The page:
Next day – nothing.  The nets were back to loading up with moss,  even though we had seen a bit of a reprieve the day before.  We fished till about 4pm before we quit with just about 6 fish for the entire day.  No point in holding out for the last 2 hours.

Now for week 3…  I have to be back in town on Sunday night,  so I can do the ground handling for the morning mail plane at 330am Monday.  We fished hard all day through 2 full tides and had 14 sockeye and one chum to show.  OK,  “working hard” included going swimming in the Akwe at high tide…  That evening,  I brought our big load back with me,  after pulling my net and leaving the kids alone to pup-tent camp on the beach near Tanis’ net.  I told them I’d buzz the tent when I was back and ready for them to pick me up.  What a waste of a perfectly good buzz job!  They were already awake and driving back to the cabin.  I think I left tire marks on the top of the tent though.


Getting the net set


Untying the net…  we tie the leadline to the corkline when we head back to the cabin for breaks,  otherwise it just fills with moss in minutes


It was another gorgeous day and the fishing was even more dead than the day before…  We caught another 3 fish for the day and went swimming again.  I flew the load back,  then returned for the kids and gear.  If not for Tanis working through the entire night alone (although Eden kept the bon fire burning through the night),  we wouldn’t have had much to show for it.

And now (drum roll),  week 4…  Our local Fish and Game biologist stopped by the fly shop a couple days ago to tell me she is closing the Akwe by emergency order this week.  Yep,  the run is really that bad.  No fish above the markers at all.  The water is just so low and clear,  the fish don’t want to move.  Ahh…  the exciting life of a commercial fisherman!  Right now,  we’re a long way away from covering the cost of the boat and ATV fuel,  let alone pay for this darned airplane,  Forest Service cabin fees and all the other expenses that are built into our little operation.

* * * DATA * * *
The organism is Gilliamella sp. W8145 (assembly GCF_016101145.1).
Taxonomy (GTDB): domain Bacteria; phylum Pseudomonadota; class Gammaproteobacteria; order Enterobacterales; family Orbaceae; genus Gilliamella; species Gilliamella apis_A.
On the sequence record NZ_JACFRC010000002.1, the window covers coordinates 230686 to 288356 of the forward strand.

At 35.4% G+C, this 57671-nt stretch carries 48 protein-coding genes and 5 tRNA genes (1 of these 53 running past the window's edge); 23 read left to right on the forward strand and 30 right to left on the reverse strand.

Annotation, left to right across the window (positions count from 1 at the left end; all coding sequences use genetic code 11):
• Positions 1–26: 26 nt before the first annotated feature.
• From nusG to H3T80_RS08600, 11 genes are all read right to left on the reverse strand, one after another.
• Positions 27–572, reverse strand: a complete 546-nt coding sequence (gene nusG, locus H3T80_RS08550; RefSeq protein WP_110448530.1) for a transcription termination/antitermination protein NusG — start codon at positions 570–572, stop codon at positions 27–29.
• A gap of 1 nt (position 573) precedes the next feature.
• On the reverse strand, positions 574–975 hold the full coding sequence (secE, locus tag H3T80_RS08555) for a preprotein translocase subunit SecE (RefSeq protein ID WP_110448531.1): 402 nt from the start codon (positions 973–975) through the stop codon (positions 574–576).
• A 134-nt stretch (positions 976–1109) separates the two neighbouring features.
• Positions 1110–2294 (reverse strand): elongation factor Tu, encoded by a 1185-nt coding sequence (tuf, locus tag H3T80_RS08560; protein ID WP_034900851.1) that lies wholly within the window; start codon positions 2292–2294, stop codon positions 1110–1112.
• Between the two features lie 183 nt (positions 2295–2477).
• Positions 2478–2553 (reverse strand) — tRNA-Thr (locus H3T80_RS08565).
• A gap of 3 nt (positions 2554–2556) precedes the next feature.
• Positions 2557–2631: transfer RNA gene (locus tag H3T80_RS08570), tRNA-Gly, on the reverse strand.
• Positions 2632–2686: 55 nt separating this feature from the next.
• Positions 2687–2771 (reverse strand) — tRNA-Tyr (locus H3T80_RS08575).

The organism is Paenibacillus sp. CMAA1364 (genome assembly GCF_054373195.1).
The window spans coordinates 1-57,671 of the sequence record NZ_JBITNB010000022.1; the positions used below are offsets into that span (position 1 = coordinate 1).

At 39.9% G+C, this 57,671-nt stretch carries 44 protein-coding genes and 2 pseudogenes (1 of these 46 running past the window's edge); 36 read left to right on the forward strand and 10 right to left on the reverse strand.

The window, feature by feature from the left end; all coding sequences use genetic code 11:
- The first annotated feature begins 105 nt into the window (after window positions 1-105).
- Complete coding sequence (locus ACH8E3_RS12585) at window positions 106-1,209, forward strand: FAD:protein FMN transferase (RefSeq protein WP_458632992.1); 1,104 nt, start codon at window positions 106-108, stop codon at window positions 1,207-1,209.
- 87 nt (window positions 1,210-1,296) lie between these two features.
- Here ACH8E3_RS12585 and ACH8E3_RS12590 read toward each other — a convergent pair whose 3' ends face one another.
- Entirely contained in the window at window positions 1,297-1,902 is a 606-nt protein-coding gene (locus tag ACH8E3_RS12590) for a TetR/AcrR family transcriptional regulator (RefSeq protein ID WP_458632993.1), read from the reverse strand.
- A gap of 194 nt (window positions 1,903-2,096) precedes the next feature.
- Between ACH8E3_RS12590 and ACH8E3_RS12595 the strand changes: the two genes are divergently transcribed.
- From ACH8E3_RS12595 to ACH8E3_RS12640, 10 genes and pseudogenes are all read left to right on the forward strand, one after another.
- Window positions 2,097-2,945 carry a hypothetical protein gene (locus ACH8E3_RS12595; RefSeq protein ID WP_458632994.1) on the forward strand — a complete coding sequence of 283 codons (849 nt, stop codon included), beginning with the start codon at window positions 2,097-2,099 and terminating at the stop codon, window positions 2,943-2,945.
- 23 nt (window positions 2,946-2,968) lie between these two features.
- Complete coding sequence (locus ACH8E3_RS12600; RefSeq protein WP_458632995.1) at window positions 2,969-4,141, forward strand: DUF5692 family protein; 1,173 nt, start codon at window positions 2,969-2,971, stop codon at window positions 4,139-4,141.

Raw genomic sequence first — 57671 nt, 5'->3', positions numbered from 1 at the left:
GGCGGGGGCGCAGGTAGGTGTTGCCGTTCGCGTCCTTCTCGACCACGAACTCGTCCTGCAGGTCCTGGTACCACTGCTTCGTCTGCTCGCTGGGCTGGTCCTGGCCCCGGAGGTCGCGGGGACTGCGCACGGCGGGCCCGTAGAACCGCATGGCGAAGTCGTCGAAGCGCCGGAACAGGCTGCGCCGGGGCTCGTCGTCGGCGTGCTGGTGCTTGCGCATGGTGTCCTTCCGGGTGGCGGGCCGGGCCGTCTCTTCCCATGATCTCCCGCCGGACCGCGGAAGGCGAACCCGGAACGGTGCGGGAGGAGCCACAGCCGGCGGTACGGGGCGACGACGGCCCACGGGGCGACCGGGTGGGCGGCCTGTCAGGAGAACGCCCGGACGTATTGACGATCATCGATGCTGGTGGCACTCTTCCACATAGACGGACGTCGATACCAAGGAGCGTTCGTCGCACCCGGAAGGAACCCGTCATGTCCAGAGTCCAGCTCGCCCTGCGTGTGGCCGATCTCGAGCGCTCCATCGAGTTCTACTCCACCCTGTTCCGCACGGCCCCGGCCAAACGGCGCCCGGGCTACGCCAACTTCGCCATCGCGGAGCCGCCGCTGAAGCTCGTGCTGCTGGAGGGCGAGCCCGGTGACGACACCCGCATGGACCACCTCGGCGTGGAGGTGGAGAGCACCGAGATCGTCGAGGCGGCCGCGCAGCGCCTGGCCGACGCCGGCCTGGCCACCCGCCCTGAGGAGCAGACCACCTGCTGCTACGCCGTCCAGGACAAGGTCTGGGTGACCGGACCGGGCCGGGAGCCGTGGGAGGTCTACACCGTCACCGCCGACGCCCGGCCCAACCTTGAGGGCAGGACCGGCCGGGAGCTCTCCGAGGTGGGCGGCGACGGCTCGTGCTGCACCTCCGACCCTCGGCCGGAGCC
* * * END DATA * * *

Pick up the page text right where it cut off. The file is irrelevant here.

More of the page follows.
So far,  this is officially my worst sockeye season ever.  We still have another 2 weeks of the season after this,  but then we have to change our focus.  If the run ends up coming late,  I won’t be able to fish it.  Our big 75th Anniversary celebration will consume the first weekend of August,  so we’ll have to call it quits before then.

Oh well.  Could be a lot worse.  I still get to play on the beach with my kids,  see nature in all her glory,  splash around in the surf,  chase baby Dungeness around in the lagoon and fly around the wilds of Alaska…  I may be broke this season,  but I’m rich in many ways.

Speaking of our Dungeness hunting…